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tian faith, but also the first and most evident truth PROP. that the light of nature itself teaches us, being clear-_XIII. ly demonstrable, upon certain and undeniable prin-' ciples of right reason.

gotten son

2. That this supreme self-existent cause and father of the of all things did, before all ages, in an incomprehen- only besible manner, by his almighty power and will, beget of God. or produce a divine person, styled the Logos, the word, or wisdom, or son, of God; God, of God; in whom dwells the fulness of Divine perfections, (excepting absolute supremacy, independency, or self-origina tion;) being the image of the invisible God, the Col. i. 15. brightness of his father's glory, and the express im- Heb. i. 3. Απαύγασ age of his person, having been in the beginning with God, partaker with him of his glory before the world s durou. was; the upholder of all things by the word of his John i. 2. power, and himself over all, (by communication of Heb. i. 3. his father's glory and dominion) God blessed for ever: Rom. ix. This doctrine (I say) though not indeed discoverable and John by bare reason, yet, when made known by revelation, i. 1. appears plainly very consistent with right reason, and (it is manifest) contains nothing that implies any manner of absurdity or contradiction in it.

Indeed, if any men, pretending to be wise above and beyond what is written, have at any time given such explications of the manner how the son of God derived his being from the father, or have offered such accounts of his nature and attributes, as can by any just and necessary consequence be reduced to imply or involve any contradiction, (which perhaps many of the schoolmen have but too justly been accused of doing,)† such explications are, without all

Θεὸς ἐκ Θεοῦ, in contradistinction to 'Αυτόθεος.

It is not to be denied but that the schoolmen, who abounded in wit and leisure, though very few among them had either exact skill in the Holy Scriptures, or in ecclesiastical antiquity, and the writings of the ancient fathers of the Christian Church; I say, it cannot be denied but that these speculative and very acute men, who wrought a great part of their divinity out of their own brains, as spiders do cobwebs out of their own bowels, have started a thousand subtilties

μα τῆς δό

xvii. 5.



PROP. controversy, false, and very injurious to religion. But as this doctrine is delivered in Scripture I think there is nothing in it in any degree contrary to right reason, as I have elsewhere endeavoured to show in a particular discourse, to which I refer the reader.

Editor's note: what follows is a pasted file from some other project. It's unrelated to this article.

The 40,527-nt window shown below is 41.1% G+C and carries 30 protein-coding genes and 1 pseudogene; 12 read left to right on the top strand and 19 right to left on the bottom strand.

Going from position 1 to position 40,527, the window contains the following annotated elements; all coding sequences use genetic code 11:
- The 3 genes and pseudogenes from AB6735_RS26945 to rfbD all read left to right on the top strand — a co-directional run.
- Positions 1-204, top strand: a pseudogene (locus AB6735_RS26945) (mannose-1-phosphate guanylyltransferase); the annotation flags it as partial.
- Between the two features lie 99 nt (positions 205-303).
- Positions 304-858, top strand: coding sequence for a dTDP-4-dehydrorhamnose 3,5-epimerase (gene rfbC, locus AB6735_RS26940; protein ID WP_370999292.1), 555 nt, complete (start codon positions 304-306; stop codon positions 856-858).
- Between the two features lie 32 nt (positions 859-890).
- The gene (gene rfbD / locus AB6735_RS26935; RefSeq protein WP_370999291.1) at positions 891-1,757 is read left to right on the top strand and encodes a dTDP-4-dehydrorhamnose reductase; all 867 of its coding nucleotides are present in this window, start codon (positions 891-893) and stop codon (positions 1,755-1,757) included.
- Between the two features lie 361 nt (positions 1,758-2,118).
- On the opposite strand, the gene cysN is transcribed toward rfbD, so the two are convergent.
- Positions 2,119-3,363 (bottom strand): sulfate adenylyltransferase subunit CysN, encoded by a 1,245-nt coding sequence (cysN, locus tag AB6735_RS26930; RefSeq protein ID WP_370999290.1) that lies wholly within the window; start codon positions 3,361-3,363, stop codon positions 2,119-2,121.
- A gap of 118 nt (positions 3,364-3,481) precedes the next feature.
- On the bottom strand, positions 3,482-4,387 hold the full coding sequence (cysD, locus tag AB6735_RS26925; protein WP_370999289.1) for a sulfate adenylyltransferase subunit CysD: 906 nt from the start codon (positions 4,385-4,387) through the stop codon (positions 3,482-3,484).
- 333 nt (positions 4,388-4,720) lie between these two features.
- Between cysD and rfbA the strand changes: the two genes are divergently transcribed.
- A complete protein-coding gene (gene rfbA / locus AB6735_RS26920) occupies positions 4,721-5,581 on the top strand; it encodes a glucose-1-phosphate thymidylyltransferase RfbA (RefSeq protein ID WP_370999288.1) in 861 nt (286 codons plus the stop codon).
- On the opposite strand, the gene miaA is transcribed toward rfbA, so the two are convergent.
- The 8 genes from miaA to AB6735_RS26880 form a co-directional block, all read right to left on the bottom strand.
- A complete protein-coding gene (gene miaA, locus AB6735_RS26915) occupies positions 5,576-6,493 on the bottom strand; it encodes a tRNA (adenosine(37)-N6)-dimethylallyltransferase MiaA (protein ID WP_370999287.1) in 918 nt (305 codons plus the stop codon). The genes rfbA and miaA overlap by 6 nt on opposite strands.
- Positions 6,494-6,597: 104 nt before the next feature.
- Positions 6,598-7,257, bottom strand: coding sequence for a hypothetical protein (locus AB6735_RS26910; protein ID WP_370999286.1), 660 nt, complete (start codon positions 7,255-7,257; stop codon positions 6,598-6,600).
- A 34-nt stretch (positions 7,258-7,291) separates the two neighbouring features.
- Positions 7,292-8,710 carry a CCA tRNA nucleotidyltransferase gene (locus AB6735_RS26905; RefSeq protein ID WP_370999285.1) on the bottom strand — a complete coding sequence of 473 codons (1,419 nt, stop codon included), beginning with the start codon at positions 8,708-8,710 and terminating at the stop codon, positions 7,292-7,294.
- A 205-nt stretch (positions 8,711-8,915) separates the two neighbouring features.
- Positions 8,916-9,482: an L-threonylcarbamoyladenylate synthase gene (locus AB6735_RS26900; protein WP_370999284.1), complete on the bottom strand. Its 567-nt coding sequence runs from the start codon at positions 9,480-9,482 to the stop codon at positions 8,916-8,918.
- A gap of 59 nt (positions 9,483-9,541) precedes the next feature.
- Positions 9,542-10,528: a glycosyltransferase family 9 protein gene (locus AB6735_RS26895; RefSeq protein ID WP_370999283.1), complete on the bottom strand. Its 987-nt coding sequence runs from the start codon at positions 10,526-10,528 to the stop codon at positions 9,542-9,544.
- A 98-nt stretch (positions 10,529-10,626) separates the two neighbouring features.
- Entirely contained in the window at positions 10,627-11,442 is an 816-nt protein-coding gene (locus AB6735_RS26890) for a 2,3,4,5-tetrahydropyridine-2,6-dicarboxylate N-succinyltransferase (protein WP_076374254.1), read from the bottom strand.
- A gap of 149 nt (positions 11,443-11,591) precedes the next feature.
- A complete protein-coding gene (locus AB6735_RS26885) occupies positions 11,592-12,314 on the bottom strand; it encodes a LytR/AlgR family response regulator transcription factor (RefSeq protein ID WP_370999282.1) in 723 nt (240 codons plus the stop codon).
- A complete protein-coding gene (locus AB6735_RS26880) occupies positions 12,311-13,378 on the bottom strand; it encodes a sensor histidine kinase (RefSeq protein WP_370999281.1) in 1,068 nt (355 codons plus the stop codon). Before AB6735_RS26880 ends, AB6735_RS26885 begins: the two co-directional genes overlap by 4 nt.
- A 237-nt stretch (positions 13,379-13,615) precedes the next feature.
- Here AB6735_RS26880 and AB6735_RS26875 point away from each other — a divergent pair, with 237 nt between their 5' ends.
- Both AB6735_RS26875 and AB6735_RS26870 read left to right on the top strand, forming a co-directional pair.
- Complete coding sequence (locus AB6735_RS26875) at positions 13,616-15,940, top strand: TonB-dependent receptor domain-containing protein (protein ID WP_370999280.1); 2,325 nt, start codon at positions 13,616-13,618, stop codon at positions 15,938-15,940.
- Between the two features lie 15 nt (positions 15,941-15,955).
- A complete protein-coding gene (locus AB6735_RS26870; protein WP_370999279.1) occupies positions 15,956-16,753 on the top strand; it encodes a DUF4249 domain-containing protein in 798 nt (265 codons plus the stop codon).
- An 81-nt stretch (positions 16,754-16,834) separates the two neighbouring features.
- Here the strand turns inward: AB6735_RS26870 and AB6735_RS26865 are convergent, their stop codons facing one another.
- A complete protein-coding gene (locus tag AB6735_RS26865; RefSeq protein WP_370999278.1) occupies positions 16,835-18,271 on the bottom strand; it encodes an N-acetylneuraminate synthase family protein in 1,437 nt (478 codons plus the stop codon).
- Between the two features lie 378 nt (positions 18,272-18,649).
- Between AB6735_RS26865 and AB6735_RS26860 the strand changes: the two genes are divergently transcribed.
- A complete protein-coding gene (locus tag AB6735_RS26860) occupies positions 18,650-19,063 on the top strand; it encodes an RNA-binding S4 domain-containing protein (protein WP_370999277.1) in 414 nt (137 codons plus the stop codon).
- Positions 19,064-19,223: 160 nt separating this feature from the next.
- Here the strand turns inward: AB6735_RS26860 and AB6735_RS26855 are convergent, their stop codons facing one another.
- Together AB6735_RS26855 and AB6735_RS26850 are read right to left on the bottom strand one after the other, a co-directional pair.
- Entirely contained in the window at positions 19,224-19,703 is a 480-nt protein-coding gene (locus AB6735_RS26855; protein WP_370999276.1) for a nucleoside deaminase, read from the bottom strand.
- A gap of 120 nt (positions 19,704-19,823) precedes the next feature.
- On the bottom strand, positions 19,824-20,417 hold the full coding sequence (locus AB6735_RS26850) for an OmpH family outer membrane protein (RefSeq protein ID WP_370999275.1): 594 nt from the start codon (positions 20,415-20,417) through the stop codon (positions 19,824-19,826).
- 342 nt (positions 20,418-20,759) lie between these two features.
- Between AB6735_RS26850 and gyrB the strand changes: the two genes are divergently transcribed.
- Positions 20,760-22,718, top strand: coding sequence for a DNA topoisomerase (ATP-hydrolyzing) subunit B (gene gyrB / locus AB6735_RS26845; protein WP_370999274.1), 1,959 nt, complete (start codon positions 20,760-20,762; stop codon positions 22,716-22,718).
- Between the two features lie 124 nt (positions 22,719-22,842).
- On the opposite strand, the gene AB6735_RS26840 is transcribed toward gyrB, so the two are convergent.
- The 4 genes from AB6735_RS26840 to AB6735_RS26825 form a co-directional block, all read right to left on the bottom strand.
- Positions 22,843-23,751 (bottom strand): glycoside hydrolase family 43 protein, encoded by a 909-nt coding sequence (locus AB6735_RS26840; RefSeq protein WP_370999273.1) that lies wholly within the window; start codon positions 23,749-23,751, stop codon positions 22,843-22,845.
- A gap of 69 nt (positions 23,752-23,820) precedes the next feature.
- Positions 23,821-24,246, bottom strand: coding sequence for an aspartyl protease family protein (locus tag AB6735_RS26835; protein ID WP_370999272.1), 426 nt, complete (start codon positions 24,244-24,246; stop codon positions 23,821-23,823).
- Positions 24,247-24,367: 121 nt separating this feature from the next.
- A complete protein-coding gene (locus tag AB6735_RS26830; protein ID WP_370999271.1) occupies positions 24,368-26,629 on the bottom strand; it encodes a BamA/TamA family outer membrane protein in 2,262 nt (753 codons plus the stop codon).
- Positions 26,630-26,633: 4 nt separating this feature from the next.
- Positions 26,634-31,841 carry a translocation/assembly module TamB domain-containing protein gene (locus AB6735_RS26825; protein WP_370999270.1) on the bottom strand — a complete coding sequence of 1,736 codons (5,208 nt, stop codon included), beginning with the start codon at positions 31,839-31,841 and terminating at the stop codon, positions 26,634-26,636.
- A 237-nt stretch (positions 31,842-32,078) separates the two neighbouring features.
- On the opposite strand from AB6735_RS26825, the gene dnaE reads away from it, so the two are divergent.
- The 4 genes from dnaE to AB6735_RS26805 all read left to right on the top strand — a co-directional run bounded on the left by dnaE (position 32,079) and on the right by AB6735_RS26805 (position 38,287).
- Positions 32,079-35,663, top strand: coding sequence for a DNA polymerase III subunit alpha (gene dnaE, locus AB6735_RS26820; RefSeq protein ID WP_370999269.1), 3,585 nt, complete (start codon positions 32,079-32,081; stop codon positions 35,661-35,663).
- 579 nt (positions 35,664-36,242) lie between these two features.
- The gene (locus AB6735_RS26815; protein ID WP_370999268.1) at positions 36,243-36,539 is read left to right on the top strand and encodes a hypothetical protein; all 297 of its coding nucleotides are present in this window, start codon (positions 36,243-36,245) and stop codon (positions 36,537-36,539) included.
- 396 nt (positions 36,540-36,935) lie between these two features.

Of the Ho

Now the same that is said of the son, may in ly Spirit. like manner, with little variation, be, very agreeably to right reason, understood concerning the original procession or manner of derivation of the Holy Spirit likewise from the father.

Of the creation

of the universe.

3. That the universe, the heavens, and the earth, and all things that are therein, were created and made by God, and this through the operation of his son, that divine word, or wisdom of the father, by whom Heb. i. 2. the Scripture says that God made the worlds, that Eph. iii. 9. Col. i. 16. by him God created all things, that by him were all things created that are in heaven and that are in earth, visible and invisible, whether they be thrones or dominions, or principalities or powers; all things were created by him and for him, and he is before all John i: 3. things, and by him all things consist; that all things were made by him, and without him was not any thing made that was made: All this likewise is very agreeable to sound and unprejudiced reason. For that neither the whole, nor any part of the world; neither the form, nor motion, nor matter of the world, could exist of itself by any necessity in its own nature, is abundantly demonstrable from undeniable principles of reason, as has been shown in my former discourse: Consequently, both the whole world, and all the variety of things that now exist therein, muşt about this mystery, such as no Christian is bound to trouble his head withal, much less is it necessary for him to understand those niceties which we may reasonably presume that they who talk of them did themselves never thoroughly understand; and, least of all, is it necessary to believe them.--Archbishop Tillotson. Sermon concerning the Unity of the Divine Nature.

It were to be wished, that some religionists did not here symbolize too much with the atheists, in affecting to represent the mystery of the Christian trinity as a thing directly contradictory to all human reason and understanding. Cudworth's System, page 560.


of necessity have received both their being itself, PROP. and also their form and manner of being, from God, the alone supreme and self-existent cause, and must needs depend upon his good pleasure every moment, for the continuance and preservation of that being. Accordingly, if we set aside the Epicureans, (whose absurd hypothesis has long since been given up even by all atheists themselves,) and some very few others, who with no less absurdity (as I have also at large shown) contended that the world was in its present form self-existent and necessary, all the philosophers of all ages, (even not excepting those who held the eternity of the world,) have unanimously agreed in this great truth, that the world evidently owes both its being and preservation to God, the supreme cause and author of all things. And then, that God made the world by the operation of his son, though this could not indeed be known certainly without express revelation; yet is it by no means incredible, or contrary to right reason. For, to the judgment of reason, it is one and the same thing, whether God made the world immediately by himself, or mediately by the ministration of a second principle. And what Plato and his followers have said concerning a second Nous or mind, whom they frequently stile Anwougyós the minister or workman by whom God framed all things, proves undeniably thus much at least, that the doctrines delivered in Scripture concerning this matter cannot be rejected as inconsistent and irreconcilable with right reason.